TEL co-funders the Engineering and Physical Sciences Research Council (EPSRC) have a blog on ‘research ethics and social reflections in the context of ICT’. The growing resource already includes a Research Ethics Guidebook and information about workshops on related subjects.
Visit the EPSRC Responsible Innovation blog
TEL co-funders Economic and Social Research Council (ESRC) also have a Research . . . → Read More: EPSRC/ESRC ethics resources
A report on the recent TEL ethics and capacity building event hosted by the Inter-Life project is . . . → Read More: Report on TEL Glasgow workshop
New documents are now available from the Ethics strand, led by Mike Sharples and Vic Lally, on Mobile, Ubiquitous, Immersive Technologies (MUITEL). As an introduction to the work of the strand, a MUITEL taster document is available to download, and the topic is explored thoroughly in the MUITEL . . . → Read More: MUITEL Research Documents Now Available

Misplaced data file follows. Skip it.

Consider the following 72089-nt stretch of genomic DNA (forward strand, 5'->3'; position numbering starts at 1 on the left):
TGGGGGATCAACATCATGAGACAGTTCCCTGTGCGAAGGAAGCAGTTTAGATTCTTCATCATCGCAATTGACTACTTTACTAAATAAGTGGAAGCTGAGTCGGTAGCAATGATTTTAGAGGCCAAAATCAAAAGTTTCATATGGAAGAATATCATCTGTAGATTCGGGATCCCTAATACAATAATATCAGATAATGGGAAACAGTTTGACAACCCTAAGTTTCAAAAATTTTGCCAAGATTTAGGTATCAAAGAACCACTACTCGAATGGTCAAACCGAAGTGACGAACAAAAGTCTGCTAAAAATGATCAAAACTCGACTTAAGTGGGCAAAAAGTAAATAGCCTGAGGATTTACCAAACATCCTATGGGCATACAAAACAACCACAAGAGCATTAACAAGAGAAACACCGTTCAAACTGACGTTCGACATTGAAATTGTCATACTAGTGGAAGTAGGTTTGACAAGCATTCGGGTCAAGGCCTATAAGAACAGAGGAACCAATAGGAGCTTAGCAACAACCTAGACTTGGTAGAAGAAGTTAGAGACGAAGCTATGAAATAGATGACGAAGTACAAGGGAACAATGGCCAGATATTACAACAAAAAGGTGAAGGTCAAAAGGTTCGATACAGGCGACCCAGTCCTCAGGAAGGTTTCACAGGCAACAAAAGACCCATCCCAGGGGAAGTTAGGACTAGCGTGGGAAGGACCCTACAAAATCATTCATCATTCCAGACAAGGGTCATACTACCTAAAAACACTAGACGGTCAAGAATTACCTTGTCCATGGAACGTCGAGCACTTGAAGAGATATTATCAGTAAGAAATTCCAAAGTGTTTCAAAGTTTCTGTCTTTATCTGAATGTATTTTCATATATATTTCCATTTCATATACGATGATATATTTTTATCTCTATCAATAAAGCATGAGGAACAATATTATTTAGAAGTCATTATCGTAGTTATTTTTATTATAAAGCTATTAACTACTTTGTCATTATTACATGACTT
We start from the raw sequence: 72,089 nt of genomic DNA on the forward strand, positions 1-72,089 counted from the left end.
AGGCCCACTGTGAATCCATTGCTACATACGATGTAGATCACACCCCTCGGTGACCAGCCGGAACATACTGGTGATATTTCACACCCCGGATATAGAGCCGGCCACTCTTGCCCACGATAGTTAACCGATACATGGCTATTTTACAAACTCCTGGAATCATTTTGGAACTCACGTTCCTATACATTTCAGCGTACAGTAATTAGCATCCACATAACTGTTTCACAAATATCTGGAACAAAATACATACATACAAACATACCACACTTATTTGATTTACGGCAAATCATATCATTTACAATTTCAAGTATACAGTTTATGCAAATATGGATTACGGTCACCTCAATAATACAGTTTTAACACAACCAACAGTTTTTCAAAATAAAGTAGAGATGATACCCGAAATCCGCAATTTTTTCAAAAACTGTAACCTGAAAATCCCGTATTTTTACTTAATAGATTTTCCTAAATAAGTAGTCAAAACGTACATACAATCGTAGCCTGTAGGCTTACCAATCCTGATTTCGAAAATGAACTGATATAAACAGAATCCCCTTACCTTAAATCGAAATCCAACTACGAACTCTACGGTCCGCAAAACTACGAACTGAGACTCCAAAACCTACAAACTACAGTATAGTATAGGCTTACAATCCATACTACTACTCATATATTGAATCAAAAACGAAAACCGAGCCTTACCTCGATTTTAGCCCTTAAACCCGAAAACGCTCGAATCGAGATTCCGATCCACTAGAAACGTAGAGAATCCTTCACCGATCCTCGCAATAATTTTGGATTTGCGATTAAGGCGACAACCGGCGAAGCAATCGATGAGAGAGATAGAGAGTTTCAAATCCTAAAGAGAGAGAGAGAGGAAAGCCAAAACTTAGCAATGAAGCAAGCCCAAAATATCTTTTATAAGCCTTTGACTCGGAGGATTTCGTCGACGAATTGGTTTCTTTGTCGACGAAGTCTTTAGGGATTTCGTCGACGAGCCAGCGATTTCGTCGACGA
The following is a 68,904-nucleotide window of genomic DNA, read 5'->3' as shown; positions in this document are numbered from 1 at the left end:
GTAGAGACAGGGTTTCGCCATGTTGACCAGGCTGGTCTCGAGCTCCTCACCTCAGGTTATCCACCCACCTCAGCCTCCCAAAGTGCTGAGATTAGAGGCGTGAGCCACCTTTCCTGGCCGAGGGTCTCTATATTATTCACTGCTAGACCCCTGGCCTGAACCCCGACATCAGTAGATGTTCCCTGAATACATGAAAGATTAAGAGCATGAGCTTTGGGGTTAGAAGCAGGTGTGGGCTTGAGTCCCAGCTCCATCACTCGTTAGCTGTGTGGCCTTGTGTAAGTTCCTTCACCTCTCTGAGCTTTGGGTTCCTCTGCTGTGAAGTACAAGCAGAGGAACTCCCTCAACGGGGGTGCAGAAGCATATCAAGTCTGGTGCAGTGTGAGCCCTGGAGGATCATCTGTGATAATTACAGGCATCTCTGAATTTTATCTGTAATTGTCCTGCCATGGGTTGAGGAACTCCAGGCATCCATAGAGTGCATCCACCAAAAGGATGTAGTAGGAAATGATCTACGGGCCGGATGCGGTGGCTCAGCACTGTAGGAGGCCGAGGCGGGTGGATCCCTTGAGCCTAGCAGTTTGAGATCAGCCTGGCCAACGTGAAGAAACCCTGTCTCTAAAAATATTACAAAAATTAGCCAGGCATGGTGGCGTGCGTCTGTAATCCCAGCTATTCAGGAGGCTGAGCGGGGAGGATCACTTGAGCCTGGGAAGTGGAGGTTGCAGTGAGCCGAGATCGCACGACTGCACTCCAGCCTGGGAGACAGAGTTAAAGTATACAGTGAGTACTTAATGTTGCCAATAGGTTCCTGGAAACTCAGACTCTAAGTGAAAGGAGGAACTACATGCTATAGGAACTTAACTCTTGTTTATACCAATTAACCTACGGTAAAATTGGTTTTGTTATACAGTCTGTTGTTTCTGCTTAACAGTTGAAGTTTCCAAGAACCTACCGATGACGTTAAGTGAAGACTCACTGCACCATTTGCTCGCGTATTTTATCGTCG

We’re pleased to make available a four page summary of some of the work done by our Technology Enhanced Learning (TEL) Ethics thematic strand here.
‘MUITEL: an ethical perspective’ by Vic Lally, Mike Sharples, Neil Bertram, Sherriden Masters and Fran Tracy looks at how researchers into ‘Mobile, Ubiquitous and Immersive’ technologies face new ethical situations not . . . → Read More: Ethics in MUITEL taster available
The topic of Ethics was the focus of a debate at this years’ ALT-C conference, held at the University of Nottingham, from 7th-9th September 2010. John Traxler, Frances Bell, Andy Black, Mark Childs and Steve Wheeler led the debate; the abstract described the event as follows:
“Educators have started using popular digital technologies, including mobile phones and . . . → Read More: New bottles, old wine? A debate on the ethics of educational interventions in popular digital technologies
Work has recently begun on a new strand looking at ‘Researching the Ethical Dimensions of Immersive and Ubiquitous Digital Technologies’. The strand team comprises Vic Lally, Mike Sharples, Beth Cross and Caroline Windrum.
It is increasingly apparent that engaging in ‘digital’ research is crucial for the development of the creative economy and, perhaps more importantly, for the . . . → Read More: Researching the Ethical Dimensions of Immersive and Ubiquitous Digital Technologies